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Shared data plans: 'Radical change' likely to take off

The volume of phones, tablets, and other mobile devices sold with shared data plans will grow rapidly, predicts Infonetics Research. Not that U.S. carriers seem in any rush.

Those of you paying for multiple data plans per mobile device or per family member may get some relief down the road as shared data plans become more prevalent.

The number of mobile devices sold on shared data plans is projected to grow 89 percent per year over the next few years, hitting almost 187 million in 2015, says a new report from Infonetics Research and published by mobile networking company Tekelec.

Infonetics Research

Some carriers may be slow to enter this new arena because implementing a shared data plan is more challenging than it sounds. Such plans demand a more "customer-centric approach," according to Infonetics, requiring a "radical change from the way in which customers have been managed to this point." Carriers need to set up new types of policy administration and new ways to manage subscriber data, according to the report.

"Shared data plans are the logical progression from shared voice and text message plans, but are exponentially more difficult to administer," Doug Suriano, chief technology officer at Tekelec, said in a statement. "The operator's goal to provide a seamless and high-quality experience across all subscribers and devices requires new levels of network scalability and flexibility across multiple types of equipment."

This year, only around 2.4 percent of all mobile devices sold throughout the world will be on shared data plans, according to Infonetics. But by 2015, the figure could be as high as 15.4 percent. At that point, smartphones, tablets, and USB cards will account for nearly 90 percent of the devices sold under these types of plans.

Such plans are expected to initially take off in regions with heavy competition for 3G access, including North America, Western Europe, Japan, South Korea, and Australia, noted the report.

Shared data plans let you use a single plan for multiple devices or multiple family members. So instead of subscribing to separate data plans for a smartphone, a tablet, and a modem from the same carrier, you could opt for a single data plan pooled among all three devices, thereby paying one overall lower fee for the entire package. Family members could also share a single data plan amongst themselves just as they now share a pool of their voice minutes.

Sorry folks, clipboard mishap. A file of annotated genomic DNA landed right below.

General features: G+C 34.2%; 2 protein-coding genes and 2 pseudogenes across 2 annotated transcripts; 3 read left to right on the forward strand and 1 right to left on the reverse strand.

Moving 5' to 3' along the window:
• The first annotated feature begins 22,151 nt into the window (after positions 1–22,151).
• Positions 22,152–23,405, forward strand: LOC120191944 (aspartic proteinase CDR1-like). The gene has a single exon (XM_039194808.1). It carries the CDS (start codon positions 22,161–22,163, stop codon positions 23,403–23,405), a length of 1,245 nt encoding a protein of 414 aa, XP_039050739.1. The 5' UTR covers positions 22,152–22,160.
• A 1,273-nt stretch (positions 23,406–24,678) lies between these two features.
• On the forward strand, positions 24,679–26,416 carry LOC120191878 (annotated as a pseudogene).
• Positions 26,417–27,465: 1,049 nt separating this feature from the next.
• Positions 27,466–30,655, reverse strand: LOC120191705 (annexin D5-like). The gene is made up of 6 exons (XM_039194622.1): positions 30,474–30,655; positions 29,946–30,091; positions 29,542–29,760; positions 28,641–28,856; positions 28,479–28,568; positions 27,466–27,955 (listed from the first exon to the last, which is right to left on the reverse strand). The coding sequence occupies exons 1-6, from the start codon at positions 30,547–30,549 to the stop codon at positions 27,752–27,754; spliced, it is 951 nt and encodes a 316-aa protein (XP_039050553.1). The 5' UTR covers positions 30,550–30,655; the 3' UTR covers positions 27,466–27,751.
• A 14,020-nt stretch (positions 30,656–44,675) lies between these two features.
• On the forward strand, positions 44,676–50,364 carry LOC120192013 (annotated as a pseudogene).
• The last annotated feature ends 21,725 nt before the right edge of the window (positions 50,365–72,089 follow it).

Beyond benefiting customers, shared data plans could also benefit the carriers. People who already pay for a data plan for their cell phones can be reluctant to buy another one for their tablets or 3G-enabled notebooks. A single cost-effective plan shared among all devices could ring up higher overall sales for the carriers.

"Smartphones and tablets are already highly desirable devices, and shared data plans will further accelerate demand and adoption as the costs of dual ownership decline," Richard Webb, Infonetics' directing analyst for microwave and small cells, said in a statement. "We believe shared data plans will become an integral weapon in the operator arsenal of packages designed to attract new subscribers and reduce churn."

Who offers shared plans?
Such plans have started to gain a foothold in Europe. France Telecom's Orange provider offers iPad owners in Austria the ability to share data with a phone, according to an article by AllThingsD's Ina Fried. Similar plans have also kicked off in the U.K., France, and Spain.

But carriers in U.S. have been slow compared with their European counterparts.

In June, AT&T Mobility CEO Ralph de la Vega said that his company was working on a shared data plan for customers with multiple devices, promising something soon. But an AT&T spokesperson told CNET yesterday that the company "has not announced any news related to shared data plans at this time."

In May, Verizon Wireless said it expects to offer shared family data plans in the future, according to Reuters. Verizon spokeswoman Brenda Raney confirmed to CNET that the company is looking into shared data plans and "it may be something we would consider but not at present."

T-Mobile doesn't currently provide any shared data plans. Sprint offers plans with unlimited data, such as its Everything Data Family option. In June, a memo reportedly leaked from Sprint and posted by tech enthusiast site Intomobile indicated that the company would soon roll out a data share plan. But so far, no such plan seems to exist.